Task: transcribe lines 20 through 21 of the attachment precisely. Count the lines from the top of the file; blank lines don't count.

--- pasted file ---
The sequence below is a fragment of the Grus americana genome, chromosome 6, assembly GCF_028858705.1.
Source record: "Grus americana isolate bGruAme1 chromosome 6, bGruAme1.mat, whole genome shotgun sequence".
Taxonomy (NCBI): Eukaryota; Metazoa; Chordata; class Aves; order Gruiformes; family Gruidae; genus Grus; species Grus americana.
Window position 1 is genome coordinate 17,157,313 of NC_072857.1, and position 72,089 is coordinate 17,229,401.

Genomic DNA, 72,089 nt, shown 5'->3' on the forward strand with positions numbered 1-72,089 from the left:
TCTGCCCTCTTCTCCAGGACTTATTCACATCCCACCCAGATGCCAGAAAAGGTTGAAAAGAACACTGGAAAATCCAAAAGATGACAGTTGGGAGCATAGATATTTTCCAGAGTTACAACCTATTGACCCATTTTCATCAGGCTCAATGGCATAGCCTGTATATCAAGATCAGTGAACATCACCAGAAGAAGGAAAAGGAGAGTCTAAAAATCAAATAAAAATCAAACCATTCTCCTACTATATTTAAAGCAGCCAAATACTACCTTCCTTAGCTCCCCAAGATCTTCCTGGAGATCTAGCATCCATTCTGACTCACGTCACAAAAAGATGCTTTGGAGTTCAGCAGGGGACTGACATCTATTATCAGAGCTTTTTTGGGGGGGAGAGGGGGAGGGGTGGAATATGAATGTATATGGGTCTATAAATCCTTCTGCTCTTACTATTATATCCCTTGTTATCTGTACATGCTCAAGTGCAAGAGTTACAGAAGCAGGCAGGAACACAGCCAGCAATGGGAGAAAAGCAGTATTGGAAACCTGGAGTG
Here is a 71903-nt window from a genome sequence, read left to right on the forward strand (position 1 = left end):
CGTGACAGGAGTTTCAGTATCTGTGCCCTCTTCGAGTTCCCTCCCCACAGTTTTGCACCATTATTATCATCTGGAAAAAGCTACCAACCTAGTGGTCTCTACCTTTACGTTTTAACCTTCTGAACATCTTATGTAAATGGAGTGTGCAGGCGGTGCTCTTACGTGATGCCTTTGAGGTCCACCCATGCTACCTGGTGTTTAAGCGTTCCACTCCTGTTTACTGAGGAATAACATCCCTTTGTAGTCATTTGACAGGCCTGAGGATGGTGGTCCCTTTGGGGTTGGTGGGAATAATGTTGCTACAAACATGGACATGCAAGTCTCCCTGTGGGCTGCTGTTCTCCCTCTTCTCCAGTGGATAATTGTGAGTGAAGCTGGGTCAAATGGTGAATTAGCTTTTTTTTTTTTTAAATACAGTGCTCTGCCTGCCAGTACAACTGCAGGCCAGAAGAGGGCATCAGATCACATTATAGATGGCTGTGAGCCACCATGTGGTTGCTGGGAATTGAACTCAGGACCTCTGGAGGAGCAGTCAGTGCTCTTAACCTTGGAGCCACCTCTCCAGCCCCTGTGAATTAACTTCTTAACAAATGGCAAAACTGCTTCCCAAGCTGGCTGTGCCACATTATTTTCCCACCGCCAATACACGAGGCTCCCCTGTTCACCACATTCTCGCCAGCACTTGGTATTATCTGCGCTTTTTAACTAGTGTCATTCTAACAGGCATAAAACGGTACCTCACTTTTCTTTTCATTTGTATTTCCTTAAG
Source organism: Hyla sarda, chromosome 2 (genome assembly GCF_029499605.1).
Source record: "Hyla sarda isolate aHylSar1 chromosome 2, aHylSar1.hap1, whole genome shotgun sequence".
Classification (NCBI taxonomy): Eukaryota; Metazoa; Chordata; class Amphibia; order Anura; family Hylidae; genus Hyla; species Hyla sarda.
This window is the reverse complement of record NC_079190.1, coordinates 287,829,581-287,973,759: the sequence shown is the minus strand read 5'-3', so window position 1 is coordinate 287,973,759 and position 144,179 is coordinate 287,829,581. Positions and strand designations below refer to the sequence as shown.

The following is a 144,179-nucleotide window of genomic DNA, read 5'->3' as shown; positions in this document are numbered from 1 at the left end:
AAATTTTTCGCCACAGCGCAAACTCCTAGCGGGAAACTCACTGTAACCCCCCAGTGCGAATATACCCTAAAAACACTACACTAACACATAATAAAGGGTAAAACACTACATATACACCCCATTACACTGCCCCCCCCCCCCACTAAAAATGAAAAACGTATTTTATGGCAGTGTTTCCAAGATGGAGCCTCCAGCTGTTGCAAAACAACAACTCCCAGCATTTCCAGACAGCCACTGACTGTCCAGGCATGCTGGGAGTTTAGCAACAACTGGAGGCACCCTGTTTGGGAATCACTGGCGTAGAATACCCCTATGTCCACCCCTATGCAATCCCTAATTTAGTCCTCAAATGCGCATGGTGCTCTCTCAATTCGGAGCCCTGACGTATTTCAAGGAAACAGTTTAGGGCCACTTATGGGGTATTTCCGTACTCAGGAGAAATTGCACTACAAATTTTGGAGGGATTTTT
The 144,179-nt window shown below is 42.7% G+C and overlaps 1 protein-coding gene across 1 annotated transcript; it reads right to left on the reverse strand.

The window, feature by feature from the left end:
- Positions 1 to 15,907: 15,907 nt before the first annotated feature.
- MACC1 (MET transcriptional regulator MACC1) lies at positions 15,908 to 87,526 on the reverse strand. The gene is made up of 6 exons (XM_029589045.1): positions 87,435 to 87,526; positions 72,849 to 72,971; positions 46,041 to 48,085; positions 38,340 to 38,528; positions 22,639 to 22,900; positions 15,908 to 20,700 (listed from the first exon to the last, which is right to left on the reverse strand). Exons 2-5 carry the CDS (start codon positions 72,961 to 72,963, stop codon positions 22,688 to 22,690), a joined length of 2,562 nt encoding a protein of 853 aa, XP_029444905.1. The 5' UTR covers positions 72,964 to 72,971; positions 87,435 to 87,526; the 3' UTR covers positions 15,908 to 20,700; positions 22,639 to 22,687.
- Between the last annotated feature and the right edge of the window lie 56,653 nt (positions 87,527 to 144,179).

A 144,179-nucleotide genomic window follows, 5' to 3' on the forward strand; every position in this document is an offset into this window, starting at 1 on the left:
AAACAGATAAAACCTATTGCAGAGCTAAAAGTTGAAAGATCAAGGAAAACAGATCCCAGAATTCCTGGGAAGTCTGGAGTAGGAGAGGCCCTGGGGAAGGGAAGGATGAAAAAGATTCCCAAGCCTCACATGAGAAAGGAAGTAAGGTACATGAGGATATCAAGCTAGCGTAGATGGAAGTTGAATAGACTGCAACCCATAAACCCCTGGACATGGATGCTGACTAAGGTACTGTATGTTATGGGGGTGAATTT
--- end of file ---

A 144,179-nucleotide genomic window follows, 5' to 3' on the forward strand; every position in this document is an offset into this window, starting at 1 on the left:
AAACAGATAAAACCTATTGCAGAGCTAAAAGTTGAAAGATCAAGGAAAACAGATCCCAGAATTCCTGGGAAGTCTGGAGTAGGAGAGGCCCTGGGGAAGGGAAGGATGAAAAAGATTCCCAAGCCTCACATGAGAAAGGAAGTAAGGTACATGAGGATATCAAGCTAGCGTAGATGGAAGTTGAATAGACTGCAACCCATAAACCCCTGGACATGGATGCTGACTAAGGTACTGTATGTTATGGGGGTGAATTT